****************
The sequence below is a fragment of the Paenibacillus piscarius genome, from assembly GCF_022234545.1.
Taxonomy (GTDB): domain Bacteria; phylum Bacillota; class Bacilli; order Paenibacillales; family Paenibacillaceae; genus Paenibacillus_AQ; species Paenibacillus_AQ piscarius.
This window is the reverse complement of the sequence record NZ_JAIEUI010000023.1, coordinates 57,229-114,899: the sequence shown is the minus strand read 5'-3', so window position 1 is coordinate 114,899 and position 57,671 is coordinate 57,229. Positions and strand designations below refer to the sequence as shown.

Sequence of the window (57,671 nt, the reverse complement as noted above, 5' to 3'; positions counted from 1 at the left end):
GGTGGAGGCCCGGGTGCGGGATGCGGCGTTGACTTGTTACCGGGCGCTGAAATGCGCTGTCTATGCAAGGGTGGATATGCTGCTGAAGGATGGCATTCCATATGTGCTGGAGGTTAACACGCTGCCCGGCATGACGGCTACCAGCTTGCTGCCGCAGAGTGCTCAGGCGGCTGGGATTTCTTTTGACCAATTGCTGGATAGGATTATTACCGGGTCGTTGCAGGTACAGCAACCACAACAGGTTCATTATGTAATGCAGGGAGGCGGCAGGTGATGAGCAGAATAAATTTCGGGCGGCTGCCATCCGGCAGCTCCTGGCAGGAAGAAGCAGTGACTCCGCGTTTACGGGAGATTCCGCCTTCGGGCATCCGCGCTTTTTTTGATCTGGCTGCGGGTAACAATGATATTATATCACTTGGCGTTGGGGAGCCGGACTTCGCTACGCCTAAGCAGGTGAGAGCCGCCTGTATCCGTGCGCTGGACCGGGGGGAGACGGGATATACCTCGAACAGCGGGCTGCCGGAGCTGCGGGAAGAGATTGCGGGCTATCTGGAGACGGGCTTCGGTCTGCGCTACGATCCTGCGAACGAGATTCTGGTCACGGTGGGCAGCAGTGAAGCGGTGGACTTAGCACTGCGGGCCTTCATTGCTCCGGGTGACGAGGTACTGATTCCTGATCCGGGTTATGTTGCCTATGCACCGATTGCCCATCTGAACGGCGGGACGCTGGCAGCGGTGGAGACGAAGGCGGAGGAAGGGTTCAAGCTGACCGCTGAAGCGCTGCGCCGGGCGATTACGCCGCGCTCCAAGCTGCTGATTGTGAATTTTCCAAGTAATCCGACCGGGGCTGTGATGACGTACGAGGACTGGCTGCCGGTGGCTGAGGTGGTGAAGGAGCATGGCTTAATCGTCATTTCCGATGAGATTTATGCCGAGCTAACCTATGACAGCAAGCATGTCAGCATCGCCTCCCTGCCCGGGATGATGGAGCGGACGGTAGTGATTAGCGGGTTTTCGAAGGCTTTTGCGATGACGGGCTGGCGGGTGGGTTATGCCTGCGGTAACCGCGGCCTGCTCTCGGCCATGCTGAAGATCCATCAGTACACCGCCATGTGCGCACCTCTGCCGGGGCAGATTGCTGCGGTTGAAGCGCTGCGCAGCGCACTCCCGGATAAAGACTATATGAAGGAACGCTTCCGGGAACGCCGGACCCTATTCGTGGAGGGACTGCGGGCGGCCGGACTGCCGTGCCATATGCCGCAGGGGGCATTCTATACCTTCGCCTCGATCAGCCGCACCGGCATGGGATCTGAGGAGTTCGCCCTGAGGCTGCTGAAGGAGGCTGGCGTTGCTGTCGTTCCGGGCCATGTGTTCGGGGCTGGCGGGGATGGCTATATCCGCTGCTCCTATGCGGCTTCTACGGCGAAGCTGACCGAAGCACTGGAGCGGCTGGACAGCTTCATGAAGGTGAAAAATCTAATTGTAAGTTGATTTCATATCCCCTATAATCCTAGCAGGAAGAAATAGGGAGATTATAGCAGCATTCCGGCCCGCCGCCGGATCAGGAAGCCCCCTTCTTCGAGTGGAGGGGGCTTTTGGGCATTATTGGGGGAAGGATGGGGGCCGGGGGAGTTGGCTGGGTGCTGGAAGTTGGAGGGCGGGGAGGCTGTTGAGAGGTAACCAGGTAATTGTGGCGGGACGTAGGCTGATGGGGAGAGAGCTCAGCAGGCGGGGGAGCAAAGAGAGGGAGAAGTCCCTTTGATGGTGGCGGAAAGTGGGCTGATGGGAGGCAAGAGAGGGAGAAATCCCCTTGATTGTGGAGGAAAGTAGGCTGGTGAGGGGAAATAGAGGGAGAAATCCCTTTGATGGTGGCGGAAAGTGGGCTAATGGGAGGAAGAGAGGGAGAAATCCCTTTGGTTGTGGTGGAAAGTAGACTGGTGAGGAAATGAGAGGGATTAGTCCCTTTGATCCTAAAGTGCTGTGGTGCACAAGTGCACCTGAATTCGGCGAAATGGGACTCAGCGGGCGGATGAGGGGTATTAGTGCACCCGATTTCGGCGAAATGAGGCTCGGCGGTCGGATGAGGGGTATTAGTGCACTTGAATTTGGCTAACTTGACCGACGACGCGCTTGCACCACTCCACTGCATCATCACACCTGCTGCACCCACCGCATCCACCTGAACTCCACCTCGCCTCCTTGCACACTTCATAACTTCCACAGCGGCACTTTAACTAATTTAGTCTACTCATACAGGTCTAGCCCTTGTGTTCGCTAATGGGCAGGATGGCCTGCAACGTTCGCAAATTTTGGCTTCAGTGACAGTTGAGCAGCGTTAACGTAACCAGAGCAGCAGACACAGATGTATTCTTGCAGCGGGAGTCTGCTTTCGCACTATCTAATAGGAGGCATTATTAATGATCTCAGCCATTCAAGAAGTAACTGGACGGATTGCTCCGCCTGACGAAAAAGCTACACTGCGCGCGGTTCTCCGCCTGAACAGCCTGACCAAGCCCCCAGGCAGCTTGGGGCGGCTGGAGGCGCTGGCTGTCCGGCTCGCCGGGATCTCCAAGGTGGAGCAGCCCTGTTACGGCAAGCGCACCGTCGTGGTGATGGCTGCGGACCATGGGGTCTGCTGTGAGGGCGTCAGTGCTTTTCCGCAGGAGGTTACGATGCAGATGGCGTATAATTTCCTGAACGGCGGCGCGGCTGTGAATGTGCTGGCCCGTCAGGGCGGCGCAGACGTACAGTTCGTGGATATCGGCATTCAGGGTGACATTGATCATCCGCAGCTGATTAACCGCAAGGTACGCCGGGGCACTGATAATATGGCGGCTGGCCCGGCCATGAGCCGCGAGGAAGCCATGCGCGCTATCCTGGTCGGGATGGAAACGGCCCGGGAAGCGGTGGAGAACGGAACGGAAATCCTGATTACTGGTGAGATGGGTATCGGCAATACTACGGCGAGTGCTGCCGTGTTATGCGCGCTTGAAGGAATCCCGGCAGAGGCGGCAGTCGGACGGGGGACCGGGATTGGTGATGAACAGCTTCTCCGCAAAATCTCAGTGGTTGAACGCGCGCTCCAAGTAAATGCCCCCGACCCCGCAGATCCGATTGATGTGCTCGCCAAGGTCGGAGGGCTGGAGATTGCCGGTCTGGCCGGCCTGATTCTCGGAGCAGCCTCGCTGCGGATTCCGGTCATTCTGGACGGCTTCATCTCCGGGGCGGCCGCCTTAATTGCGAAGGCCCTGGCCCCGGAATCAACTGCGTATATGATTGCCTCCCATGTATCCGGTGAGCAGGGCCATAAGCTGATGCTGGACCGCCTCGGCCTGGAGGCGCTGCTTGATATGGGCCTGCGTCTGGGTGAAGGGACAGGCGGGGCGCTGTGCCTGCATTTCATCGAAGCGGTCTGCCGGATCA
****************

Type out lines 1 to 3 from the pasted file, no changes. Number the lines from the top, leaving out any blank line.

The sequence below is a fragment of the Paenibacillus piscarius genome, from assembly GCF_022234545.1.
Taxonomy (GTDB): domain Bacteria; phylum Bacillota; class Bacilli; order Paenibacillales; family Paenibacillaceae; genus Paenibacillus_AQ; species Paenibacillus_AQ piscarius.
This window is the reverse complement of the sequence record NZ_JAIEUI010000023.1, coordinates 57,229-114,899: the sequence shown is the minus strand read 5'-3', so window position 1 is coordinate 114,899 and position 57,671 is coordinate 57,229. Positions and strand designations below refer to the sequence as shown.